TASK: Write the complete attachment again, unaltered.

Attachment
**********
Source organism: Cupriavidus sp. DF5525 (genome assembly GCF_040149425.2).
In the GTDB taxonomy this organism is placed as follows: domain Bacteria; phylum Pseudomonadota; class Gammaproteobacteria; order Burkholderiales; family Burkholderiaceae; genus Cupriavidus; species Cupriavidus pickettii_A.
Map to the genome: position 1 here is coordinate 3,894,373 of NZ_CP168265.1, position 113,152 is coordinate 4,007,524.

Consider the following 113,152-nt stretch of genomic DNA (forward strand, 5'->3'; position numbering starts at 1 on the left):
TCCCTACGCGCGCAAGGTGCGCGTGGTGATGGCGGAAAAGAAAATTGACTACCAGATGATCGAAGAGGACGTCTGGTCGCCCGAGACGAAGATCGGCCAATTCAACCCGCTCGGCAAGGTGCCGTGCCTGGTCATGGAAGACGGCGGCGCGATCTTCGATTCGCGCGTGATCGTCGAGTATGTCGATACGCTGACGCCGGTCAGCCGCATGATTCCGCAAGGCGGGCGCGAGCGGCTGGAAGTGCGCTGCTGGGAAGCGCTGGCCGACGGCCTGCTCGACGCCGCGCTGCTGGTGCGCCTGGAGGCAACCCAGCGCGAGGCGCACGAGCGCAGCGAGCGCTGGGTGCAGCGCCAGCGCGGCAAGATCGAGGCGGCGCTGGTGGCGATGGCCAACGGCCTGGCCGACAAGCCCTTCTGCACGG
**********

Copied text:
Source organism: Cupriavidus sp. DF5525 (genome assembly GCF_040149425.2).
In the GTDB taxonomy this organism is placed as follows: domain Bacteria; phylum Pseudomonadota; class Gammaproteobacteria; order Burkholderiales; family Burkholderiaceae; genus Cupriavidus; species Cupriavidus pickettii_A.
Map to the genome: position 1 here is coordinate 3,894,373 of NZ_CP168265.1, position 113,152 is coordinate 4,007,524.

Consider the following 113,152-nt stretch of genomic DNA (forward strand, 5'->3'; position numbering starts at 1 on the left):
TCCCTACGCGCGCAAGGTGCGCGTGGTGATGGCGGAAAAGAAAATTGACTACCAGATGATCGAAGAGGACGTCTGGTCGCCCGAGACGAAGATCGGCCAATTCAACCCGCTCGGCAAGGTGCCGTGCCTGGTCATGGAAGACGGCGGCGCGATCTTCGATTCGCGCGTGATCGTCGAGTATGTCGATACGCTGACGCCGGTCAGCCGCATGATTCCGCAAGGCGGGCGCGAGCGGCTGGAAGTGCGCTGCTGGGAAGCGCTGGCCGACGGCCTGCTCGACGCCGCGCTGCTGGTGCGCCTGGAGGCAACCCAGCGCGAGGCGCACGAGCGCAGCGAGCGCTGGGTGCAGCGCCAGCGCGGCAAGATCGAGGCGGCGCTGGTGGCGATGGCCAACGGCCTGGCCGACAAGCCCTTCTGCACGG